development has long delivered value in big chunks. Many teams make the problem worse by tending to respond to stress by making the chunks of value bigger, from deploying software less frequently to integrating less often.
conditioned to think that the large-batch, all-or-nothing approach to software development is good. It’s time to recondition ourselves to think that this is the worst possible approach to good software development.
lean manufacturing, it's generally more efﬁcient to drive down the batch size. I try to encourage engineers to check in anytime they have the software in a working state in their sandbox. And it's way easier to deploy small bits of code, since if something goes wrong, the problem is automatically localized and easy to revert. 2008: Eric Ries * blog post, September 2008
at IMVU IMVU makes about ﬁfty changes to its product every single day. Just as with the Toyota Production System, the key to being able to operate this quickly is to check for defects immediately, thus preventing bigger problems later.
are reducing the amount of complexity that has to be dealt with at any one time by the people working on the batch. Break down large releases into small units of deployment 2012: Damon Edwards http://dev2ops.org/2012/03/devops-lessons-from-lean-small-batches-improve-ﬂow/ * published March 2012
number of changes per deployment, which is an inherent beneﬁt of continuous delivery and helps mitigate risk by making it easier to identify and triage problems if things go south during a deployment. https://medium.com/netﬂix-techblog/deploying-the-netﬂix-api-79b6176cc3f0 2013: Netﬂix * published August 2013
batches means doing a lot of small releases with a few features rather than a small number of large releases with lots of features. To lower overall risk, it’s better to do many small releases containing only a few features each.
small batches principle is counter-intuitive because there is a human tendency to avoid risky behavior. Deploying software in production involves risk; therefore businesses traditionally minimize the frequency of deployments.
this makes them feel better, they actually are shooting themselves in the foot because the deployments that are done are bigger and riskier, and the team doing them is out of practice by the time the next one rolls around.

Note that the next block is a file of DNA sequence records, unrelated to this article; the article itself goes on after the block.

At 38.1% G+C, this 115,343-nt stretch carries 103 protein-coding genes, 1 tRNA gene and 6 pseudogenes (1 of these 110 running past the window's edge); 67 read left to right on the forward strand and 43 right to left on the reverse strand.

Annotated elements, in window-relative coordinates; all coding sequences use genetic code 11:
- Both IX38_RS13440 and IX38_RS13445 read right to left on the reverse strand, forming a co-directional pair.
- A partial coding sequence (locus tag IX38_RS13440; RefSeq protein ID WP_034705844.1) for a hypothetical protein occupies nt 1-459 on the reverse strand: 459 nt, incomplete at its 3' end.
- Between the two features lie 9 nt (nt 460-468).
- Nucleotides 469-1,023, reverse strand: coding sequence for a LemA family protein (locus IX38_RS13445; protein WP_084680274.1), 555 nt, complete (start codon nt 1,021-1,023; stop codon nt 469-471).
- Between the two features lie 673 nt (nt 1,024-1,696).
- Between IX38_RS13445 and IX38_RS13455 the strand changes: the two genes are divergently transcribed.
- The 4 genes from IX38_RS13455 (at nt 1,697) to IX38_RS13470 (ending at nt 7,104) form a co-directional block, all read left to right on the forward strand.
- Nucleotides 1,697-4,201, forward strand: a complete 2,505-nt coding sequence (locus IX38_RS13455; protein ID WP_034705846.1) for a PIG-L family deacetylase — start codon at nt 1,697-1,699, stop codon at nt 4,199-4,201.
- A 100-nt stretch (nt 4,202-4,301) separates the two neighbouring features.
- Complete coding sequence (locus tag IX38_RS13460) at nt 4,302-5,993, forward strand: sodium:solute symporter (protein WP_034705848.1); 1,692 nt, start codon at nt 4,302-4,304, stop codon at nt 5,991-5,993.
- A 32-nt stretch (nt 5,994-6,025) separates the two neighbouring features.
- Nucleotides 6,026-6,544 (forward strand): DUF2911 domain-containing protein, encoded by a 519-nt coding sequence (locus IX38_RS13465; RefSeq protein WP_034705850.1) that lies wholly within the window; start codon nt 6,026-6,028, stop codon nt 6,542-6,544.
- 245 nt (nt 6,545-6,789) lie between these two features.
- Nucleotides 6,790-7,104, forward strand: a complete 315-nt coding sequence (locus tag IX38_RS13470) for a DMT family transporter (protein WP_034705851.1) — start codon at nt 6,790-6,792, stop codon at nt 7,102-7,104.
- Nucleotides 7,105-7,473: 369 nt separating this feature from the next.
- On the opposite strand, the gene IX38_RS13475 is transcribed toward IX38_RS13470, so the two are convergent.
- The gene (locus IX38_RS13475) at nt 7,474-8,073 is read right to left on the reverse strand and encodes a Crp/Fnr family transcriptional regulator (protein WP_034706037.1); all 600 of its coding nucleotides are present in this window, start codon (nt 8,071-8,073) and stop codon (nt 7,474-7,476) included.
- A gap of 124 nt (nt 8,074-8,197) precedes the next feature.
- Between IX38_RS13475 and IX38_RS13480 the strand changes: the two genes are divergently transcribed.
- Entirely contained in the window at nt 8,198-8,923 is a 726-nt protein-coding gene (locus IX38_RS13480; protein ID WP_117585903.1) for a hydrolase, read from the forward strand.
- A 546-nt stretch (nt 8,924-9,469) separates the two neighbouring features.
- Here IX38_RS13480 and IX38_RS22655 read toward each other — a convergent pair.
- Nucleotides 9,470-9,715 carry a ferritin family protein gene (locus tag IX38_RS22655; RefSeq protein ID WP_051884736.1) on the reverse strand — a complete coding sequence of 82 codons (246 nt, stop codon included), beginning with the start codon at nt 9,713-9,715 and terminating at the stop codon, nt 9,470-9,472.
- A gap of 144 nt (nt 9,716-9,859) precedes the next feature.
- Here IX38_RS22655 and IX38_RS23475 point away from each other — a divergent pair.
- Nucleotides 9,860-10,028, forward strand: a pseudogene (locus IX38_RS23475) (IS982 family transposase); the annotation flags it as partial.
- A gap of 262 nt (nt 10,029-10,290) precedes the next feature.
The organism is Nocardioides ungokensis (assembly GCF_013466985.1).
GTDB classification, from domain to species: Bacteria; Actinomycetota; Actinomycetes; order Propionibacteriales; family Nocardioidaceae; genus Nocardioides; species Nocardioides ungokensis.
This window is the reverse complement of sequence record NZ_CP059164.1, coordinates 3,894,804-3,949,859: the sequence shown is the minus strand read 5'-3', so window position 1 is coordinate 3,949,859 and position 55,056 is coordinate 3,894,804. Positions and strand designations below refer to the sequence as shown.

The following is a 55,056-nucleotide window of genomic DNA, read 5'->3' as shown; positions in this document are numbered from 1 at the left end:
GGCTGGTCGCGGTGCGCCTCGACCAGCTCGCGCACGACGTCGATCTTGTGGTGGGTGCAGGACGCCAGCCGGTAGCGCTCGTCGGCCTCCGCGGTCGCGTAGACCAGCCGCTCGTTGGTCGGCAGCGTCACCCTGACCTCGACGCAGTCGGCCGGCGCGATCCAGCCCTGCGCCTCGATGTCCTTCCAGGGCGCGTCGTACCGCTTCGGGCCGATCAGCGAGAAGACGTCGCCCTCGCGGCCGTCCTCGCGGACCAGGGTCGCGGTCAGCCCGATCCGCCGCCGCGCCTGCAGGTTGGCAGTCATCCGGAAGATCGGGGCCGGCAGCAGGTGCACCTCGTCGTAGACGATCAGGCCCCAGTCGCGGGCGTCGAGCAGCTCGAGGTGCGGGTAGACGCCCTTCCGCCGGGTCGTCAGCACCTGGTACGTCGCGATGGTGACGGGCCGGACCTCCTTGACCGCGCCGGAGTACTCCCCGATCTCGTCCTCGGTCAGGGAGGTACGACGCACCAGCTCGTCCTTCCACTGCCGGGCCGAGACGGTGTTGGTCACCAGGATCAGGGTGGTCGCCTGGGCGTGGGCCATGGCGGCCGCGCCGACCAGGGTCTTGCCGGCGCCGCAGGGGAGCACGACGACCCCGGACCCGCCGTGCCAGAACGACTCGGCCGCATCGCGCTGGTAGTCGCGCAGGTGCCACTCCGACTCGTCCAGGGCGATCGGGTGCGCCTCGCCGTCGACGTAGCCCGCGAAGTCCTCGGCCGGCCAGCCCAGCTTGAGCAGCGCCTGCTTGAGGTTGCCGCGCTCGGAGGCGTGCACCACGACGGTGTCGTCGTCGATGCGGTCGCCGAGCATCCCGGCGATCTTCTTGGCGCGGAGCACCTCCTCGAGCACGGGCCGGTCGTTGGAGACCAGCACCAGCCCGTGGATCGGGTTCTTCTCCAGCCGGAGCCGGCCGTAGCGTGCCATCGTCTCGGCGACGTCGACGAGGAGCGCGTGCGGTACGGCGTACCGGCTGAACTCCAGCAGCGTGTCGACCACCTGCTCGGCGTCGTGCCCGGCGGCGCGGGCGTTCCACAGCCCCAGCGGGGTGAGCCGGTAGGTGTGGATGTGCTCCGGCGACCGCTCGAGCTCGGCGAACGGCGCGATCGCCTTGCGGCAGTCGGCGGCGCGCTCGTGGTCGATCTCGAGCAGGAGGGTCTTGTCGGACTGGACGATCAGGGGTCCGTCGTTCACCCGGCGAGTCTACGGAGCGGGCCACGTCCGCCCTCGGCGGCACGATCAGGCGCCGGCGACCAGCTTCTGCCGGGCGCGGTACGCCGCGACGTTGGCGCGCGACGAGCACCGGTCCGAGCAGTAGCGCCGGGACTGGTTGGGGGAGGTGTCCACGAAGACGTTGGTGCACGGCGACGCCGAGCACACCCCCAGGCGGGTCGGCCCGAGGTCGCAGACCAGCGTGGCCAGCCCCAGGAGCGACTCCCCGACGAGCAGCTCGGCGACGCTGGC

a day. And there's good reason for that: it's safer overall. Incremental deploys are easier to understand and ﬁx than one gigantic deploy once a year. https://zachholman.com/talk/move-fast-break-nothing/ 2014: Github * published October 2014
2017: Intercom * blog post, June 2017 https://www.intercom.com/blog/moving-faster-with-smaller-steps/ Rather than shipping new product quarterly, monthly or weekly, we deploy new features to our customers up to 50 times a day.
of a problem increases with every additional change. Furthermore, when something does go wrong, it is much easier to ﬁnd the offending change from within a small batch size than a large one. 2017: Nextdoor * blog post, December 2017 https://engblog.nextdoor.com/3-hard-lessons-from-scaling-continuous-deployment-to-a-monolith-with-70-engineers-99fb6dfe3c38
updates to applications in large batches with the belief that this is more efﬁcient, less impactful, and a better return on the investment. Because we believed this, we built processes, compliance checks, architecture guidelines, and measures to support the large sized, complex releases. But this belief is incorrect. 2017: Salesforce * blog post, December 2017 https://www.salesforce.com/blog/2017/12/smaller-batches-improves-application-roi.html
* published March 13 2018 https://rollout.io/blog/deploy-to-production-5-tips-make-smoother/ Amplify feedback by increasing the number of times you deploy. It might sound risky, but it’s not. The fewer changes you make, the easier it will be to know what’s wrong.